The FAERS data set included 190 patients treated with ruxolitinib, 115 patients treated with tofacitinib, and 12 patients treated with tofacitinib extended-release (XR). The AEs examined included pulmonary thrombosis (tofacitinib, 16; ruxolitinib, 9; tofacitinib XR, 3), pulmonary embolism (PE) (tofacitinib, 36; ruxolitinib, 55; tofacitinib XR, 3), portal vein thrombosis (tofacitinib, 0; ruxolitinib, 11; tofacitinib XR, 0), deep vein thrombosis (DVT; tofacitinib, 18; ruxolitinib, 40; tofacitinib XR, 1), and thrombosis (tofacitinib, 43; ruxolitinib, 75; tofacitinib, 5).
The team's methodology, however, does not take into account factors such as number of patients taking the drug, disease state, comorbidities, or how long the drug has been on the market, and thus cannot be used to calculate event rates (number of events per 1000 patient-years). Instead, the analysis used the reporting odds ratio and the empirical Bayesian geometric mean to identify AEs with higher-than-expected reporting rates within FAERS.
Overstreet said, "What this all means is that certain AEs are being reported to FDA about certain drugs at a higher-than-expected rate relative to other drugs, which signals that there may be something going wrong with the drug that needs further study."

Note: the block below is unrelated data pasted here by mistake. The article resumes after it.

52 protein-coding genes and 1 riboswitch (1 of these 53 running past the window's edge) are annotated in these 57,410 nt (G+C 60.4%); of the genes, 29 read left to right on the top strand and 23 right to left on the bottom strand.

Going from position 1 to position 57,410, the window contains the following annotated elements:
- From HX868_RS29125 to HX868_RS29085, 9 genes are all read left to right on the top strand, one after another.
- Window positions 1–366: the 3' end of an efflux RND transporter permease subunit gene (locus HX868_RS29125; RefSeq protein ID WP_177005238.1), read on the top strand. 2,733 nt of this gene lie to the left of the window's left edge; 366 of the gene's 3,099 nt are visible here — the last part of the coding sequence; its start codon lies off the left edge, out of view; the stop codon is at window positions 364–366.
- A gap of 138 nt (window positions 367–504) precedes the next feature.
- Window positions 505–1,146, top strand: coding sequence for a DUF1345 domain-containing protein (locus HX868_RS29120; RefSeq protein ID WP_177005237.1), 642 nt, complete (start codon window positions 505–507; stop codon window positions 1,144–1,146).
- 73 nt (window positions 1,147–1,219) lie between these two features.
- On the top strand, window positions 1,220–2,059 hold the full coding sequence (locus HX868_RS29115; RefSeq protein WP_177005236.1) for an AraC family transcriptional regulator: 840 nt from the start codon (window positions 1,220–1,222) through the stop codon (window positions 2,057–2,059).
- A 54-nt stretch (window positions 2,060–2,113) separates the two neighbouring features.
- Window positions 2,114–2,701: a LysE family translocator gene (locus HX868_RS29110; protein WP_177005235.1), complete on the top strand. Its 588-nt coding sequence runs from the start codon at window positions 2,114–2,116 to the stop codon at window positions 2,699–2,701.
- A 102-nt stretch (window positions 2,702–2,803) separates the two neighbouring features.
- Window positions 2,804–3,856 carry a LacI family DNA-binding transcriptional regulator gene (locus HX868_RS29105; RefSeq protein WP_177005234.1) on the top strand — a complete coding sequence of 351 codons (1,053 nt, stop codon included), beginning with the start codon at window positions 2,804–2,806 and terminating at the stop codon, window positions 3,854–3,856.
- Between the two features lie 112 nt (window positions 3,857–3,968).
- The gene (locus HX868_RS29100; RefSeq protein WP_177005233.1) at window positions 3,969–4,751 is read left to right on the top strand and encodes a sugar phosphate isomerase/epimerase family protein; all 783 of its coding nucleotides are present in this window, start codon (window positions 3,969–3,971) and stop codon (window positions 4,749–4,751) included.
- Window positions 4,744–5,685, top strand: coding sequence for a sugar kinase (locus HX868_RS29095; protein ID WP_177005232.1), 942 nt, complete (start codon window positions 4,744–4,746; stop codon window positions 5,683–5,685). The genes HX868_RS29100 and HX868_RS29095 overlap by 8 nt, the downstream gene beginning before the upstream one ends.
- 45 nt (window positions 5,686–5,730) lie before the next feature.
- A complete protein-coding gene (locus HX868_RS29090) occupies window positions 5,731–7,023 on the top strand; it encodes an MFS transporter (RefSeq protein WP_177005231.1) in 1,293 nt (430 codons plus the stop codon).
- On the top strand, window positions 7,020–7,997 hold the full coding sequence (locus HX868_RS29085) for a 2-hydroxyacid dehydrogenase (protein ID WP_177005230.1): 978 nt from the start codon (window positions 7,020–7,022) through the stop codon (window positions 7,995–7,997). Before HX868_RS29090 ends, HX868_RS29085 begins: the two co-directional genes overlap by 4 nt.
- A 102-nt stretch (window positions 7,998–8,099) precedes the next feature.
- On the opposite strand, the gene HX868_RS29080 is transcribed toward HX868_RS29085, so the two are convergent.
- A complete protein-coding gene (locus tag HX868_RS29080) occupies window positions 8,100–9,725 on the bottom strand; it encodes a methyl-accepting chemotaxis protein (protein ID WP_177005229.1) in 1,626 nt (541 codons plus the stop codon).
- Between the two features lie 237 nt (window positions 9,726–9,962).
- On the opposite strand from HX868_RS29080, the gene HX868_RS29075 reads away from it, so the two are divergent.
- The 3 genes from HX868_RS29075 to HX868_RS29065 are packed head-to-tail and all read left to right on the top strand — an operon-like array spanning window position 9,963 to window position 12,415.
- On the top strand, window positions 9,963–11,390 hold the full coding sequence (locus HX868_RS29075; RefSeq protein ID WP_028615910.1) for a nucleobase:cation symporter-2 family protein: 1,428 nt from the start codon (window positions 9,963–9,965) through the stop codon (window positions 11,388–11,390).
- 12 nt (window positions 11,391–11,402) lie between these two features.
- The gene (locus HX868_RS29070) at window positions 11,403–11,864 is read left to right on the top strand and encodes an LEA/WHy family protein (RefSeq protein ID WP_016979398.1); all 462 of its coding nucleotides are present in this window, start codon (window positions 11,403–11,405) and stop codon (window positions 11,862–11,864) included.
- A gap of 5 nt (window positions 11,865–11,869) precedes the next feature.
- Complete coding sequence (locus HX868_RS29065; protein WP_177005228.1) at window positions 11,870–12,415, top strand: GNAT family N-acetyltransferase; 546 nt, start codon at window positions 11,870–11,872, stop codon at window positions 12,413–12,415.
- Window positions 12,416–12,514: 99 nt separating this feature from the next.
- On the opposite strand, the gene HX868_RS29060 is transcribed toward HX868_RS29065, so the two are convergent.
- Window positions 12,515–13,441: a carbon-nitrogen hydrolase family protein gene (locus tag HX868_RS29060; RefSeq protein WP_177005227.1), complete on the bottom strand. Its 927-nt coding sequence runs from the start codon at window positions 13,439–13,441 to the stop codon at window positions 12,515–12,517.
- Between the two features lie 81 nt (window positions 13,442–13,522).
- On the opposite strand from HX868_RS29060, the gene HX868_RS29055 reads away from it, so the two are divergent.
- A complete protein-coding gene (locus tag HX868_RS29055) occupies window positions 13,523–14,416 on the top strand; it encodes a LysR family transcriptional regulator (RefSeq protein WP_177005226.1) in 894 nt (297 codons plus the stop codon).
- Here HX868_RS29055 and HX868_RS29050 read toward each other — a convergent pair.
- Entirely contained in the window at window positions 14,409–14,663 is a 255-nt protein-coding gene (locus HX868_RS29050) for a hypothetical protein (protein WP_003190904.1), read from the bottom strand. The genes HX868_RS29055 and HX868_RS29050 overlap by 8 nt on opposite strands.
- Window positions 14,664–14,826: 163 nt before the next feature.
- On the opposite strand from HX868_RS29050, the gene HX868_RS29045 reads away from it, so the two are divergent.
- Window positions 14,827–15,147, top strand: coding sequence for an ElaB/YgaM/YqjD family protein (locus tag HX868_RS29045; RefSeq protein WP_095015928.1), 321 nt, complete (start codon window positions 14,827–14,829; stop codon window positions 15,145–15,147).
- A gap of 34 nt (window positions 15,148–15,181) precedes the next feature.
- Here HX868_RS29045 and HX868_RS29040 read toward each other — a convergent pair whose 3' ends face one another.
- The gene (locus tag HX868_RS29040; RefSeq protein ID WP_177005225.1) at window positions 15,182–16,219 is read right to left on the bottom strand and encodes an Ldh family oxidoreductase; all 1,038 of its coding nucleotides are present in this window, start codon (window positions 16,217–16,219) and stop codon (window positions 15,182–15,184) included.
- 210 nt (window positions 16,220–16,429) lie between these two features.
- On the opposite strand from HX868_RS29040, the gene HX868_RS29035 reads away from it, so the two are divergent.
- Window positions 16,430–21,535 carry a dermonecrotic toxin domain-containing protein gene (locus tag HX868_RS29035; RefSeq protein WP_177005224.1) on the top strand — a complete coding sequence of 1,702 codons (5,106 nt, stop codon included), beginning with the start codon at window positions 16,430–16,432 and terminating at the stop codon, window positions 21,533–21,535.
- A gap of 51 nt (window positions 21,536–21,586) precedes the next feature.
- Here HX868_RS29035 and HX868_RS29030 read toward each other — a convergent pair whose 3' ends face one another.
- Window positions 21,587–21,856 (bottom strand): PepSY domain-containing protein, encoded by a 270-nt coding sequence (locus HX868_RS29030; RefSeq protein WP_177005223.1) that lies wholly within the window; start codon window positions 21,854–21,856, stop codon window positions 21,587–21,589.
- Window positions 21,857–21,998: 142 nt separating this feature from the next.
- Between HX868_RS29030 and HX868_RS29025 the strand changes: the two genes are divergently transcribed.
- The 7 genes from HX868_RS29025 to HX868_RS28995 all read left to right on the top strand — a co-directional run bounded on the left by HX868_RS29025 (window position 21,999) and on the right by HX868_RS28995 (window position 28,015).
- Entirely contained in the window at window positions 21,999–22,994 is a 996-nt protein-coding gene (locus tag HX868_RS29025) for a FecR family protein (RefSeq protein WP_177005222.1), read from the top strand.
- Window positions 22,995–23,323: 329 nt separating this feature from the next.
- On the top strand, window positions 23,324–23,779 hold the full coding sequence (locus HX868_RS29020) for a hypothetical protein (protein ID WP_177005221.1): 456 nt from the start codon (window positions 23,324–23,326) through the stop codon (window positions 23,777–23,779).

"Our safety review of postmarketing FAERS reports associated with three FDA-approved JAK inhibitors did not ﬁnd elevated reporting rates for DVT and PE speciﬁcally. However, the FAERS data indicated that pulmonary thrombosis may potentially be a class-wide issue for JAK inhibitors. Portal vein thrombosis may also be a potential risk for ruxolitinib," the authors write.
However, Philip J. Mease, MD, chief of rheumatology research at Swedish Hospital Medical Center and clinical professor of Medicine at University of Washington in Seattle, told Medscape Medical News that he has several problems with the analysis.